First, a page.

To mark Earth Day (22 April), we spoke to someone whose job it is to help Keller create a greener future. Kimberly Martin, Senior Engineer for Innovation and Sustainability at Keller North America, tells us about her new role, cutting carbon, increasing diversity and how a plant enzyme could hold the key to replacing cement.

Kimberly Martin Keller North America

At first glance, the jack bean – a relative of the more well-known soya bean – may not have an obvious connection with geotechnical engineering. But an enzyme found in large quantities of the jack bean plant can actually be used to make permeation grouting more environmentally friendly.

That's because the enzyme, urease, can catalyse precipitation of calcium carbonate that binds the soil particles together, offering a greener alternative to cement.

It's this potentially groundbreaking area of research that's been the focus of Kimberly Martin's PhD for the past five years.

A new opportunity

A former ExxonMobil geotechnical engineer who spent nine years working on large oil projects around the world, Kimberly joined Keller at the start of December as North America's first engineer focused on sustainability.

"Sustainability's something I've always been interested in," she explains. "I'd always liked the idea of doing a PhD and finally I decided it was something I needed to do." Despite her job at Exxon involving "some of the most exciting things you can do in geotechnical engineering", she left in 2015 to join Arizona State's Center for Bio-mediated and Bio-inspired Geotechnics.

As Kimberly was finishing her doctorate last year and looking towards a career in academia, she was approached by Keller Vice President of Engineering Tanner Blackburn, who asked her to take on a brand-new role, shaping Keller North America's sustainability agenda.

Carbon calculator

"It was too good to turn down," she says. "As well as being the right thing to do, sustainability is becoming more important for clients, particularly those in tech or government infrastructure projects. Whole new sectors, such as coastal resiliency, are coming about because of climate change and we have the technical capabilities to answer the challenge."One of Kimberly's first tasks is rolling out the carbon calculator (developed by the Deep Foundations Institute and the European Federation of Foundation Contractors) and making it easy for project managers to use.

"I'm working with analyst and designer Jeff Klotter, to embed it into our estimation spreadsheets over the next few months," she adds. "This will allow us to compare techniques and present sustainable options. I've already had PMs reach out and say their clients are interested in lowering embodied carbon. This will help them understand it, calculate it and talk about it with confidence, which puts us in a stronger position to win work."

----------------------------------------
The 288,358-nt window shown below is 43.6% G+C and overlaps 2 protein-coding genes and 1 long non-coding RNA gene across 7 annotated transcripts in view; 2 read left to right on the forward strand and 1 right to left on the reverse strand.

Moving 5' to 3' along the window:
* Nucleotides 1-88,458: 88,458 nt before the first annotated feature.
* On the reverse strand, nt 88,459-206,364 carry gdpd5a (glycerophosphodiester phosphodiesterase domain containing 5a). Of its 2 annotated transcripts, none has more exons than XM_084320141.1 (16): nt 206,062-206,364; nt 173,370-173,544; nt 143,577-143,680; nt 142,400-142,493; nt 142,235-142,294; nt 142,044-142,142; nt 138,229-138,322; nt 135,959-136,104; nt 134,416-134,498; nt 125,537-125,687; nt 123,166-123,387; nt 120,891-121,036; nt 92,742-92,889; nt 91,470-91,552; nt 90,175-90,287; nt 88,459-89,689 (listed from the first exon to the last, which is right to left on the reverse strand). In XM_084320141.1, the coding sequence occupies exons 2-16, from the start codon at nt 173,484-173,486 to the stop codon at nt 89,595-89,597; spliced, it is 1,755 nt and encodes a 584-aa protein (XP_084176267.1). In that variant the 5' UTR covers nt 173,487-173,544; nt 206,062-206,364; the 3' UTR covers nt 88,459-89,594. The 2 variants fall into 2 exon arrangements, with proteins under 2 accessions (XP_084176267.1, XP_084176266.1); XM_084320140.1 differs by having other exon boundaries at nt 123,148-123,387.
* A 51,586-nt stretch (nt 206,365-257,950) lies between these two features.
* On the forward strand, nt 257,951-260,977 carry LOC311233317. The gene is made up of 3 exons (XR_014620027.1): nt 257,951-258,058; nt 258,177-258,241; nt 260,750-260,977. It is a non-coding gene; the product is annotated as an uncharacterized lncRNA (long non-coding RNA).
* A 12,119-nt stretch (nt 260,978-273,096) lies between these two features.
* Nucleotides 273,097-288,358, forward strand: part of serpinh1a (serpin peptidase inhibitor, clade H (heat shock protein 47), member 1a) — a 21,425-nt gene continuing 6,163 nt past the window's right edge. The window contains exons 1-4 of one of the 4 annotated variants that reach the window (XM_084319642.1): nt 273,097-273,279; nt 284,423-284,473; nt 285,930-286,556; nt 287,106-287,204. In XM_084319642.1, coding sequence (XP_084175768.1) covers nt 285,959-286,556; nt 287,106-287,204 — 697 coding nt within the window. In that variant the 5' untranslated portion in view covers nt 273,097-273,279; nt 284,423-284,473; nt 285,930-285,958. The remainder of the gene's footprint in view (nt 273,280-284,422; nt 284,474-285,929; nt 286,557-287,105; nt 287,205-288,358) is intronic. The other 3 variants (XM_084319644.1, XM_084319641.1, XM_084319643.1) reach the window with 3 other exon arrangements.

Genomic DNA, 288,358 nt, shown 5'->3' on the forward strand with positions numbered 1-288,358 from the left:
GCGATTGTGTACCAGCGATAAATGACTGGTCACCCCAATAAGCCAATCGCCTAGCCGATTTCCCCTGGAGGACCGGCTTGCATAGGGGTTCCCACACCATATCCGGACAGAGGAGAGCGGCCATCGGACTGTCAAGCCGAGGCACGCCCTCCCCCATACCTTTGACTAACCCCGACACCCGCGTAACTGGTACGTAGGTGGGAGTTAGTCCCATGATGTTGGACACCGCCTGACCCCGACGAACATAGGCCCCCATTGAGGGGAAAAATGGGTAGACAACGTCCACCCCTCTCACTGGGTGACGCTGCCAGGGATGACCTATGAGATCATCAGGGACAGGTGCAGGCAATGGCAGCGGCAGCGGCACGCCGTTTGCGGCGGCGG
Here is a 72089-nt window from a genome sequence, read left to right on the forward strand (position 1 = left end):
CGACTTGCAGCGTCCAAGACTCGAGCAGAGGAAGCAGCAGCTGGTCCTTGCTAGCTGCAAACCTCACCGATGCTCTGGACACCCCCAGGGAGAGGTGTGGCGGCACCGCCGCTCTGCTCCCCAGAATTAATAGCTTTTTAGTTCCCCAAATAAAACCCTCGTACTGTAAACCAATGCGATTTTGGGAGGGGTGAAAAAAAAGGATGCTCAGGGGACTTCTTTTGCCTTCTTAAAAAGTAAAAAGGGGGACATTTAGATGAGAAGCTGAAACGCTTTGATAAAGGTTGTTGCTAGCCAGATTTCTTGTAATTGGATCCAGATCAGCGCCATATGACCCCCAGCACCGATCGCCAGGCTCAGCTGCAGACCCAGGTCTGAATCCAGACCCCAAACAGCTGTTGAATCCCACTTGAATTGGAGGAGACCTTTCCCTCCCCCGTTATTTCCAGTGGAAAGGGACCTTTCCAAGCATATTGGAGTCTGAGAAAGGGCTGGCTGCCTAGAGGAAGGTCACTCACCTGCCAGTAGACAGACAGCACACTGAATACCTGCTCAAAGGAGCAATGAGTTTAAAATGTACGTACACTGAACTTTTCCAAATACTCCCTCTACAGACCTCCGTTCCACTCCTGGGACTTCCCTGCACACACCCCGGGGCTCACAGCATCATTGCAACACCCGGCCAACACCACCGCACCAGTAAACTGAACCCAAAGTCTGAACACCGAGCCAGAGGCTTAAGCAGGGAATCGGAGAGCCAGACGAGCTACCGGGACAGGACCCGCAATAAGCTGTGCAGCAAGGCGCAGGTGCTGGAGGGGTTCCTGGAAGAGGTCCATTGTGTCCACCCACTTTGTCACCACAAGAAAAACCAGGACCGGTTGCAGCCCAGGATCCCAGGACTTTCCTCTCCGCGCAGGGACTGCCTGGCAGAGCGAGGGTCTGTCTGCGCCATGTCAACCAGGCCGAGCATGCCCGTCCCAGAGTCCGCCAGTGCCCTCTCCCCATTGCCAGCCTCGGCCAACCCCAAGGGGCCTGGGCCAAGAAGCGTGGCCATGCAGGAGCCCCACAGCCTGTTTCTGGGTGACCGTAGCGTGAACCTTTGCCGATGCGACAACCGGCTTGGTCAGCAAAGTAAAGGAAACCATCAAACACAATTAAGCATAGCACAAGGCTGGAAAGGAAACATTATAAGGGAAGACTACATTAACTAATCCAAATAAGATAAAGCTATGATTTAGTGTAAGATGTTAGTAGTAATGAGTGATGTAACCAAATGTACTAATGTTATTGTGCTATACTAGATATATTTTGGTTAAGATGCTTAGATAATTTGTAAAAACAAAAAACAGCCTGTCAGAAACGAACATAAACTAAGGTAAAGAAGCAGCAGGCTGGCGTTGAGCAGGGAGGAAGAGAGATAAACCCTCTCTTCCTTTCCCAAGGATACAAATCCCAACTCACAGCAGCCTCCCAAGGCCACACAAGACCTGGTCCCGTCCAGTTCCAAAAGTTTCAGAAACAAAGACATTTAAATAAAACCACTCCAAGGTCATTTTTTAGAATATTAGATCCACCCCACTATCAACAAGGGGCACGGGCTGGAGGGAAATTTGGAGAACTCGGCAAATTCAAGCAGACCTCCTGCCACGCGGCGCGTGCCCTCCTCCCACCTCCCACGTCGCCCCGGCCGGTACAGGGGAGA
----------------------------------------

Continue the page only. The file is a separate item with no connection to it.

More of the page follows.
Alternative materials

As per her PhD, alternative materials are a big part of Kimberly's remit and it's where she believes the biggest difference will be made. She hopes her work on enzyme-induced carbonate precipitation will be part of a full-scale trial in the future, but in the meantime, she's looking at some quicker wins.

"I'm working with the soil mixing product team to reduce the technique's carbon footprint. One way is through replacing portions of Portland cement with lower carbon materials. In California we're working on a project where we'll blend Portland cement with an alternative material ourselves on site. As fly ash and slag are getting harder to procure, this could open up opportunities for using whichever replacement material is available, as we won't have to rely on pre-blended products.

"Something else we're looking at is using various additives which could not only decrease the cement content, but also make it easier to mix, reducing diesel use."

A more diverse workforce

Keller's sustainability commitments not only focus on environmental issues, but also on our people. So, part of Kimberly's role is concerned with diversity, equity and inclusion (DEI). "At Keller we report metrics against a number of UN sustainability goals, including gender equality. That's something we need to do a lot better with, but we're on the right path with our DEI strategy in North America really coming into focus this year.

"Since starting at Keller, I've given unconscious bias training to the North America leadership team and to the members of KWIC [Keller Women in Construction]. I'm also working with colleagues in other divisions to collaborate on our training toolkit. As Keller grows in this space, conversations are opening up and I believe diversity will blossom from there."

It's early days for Kimberly, but she's looking forward to getting stuck into the role over the next few months. So where does she think Keller North America will be in a year's time?

"I hope everyone will be using and activ​​ely promoting the carbon calculator. I also hope we have a drive to use more alternative materials, that we've increased our diversity and that we have an innovation pipeline that makes it easier for people to share their ideas. After all, this isn't just about me – we can all play a part in sustainability." 

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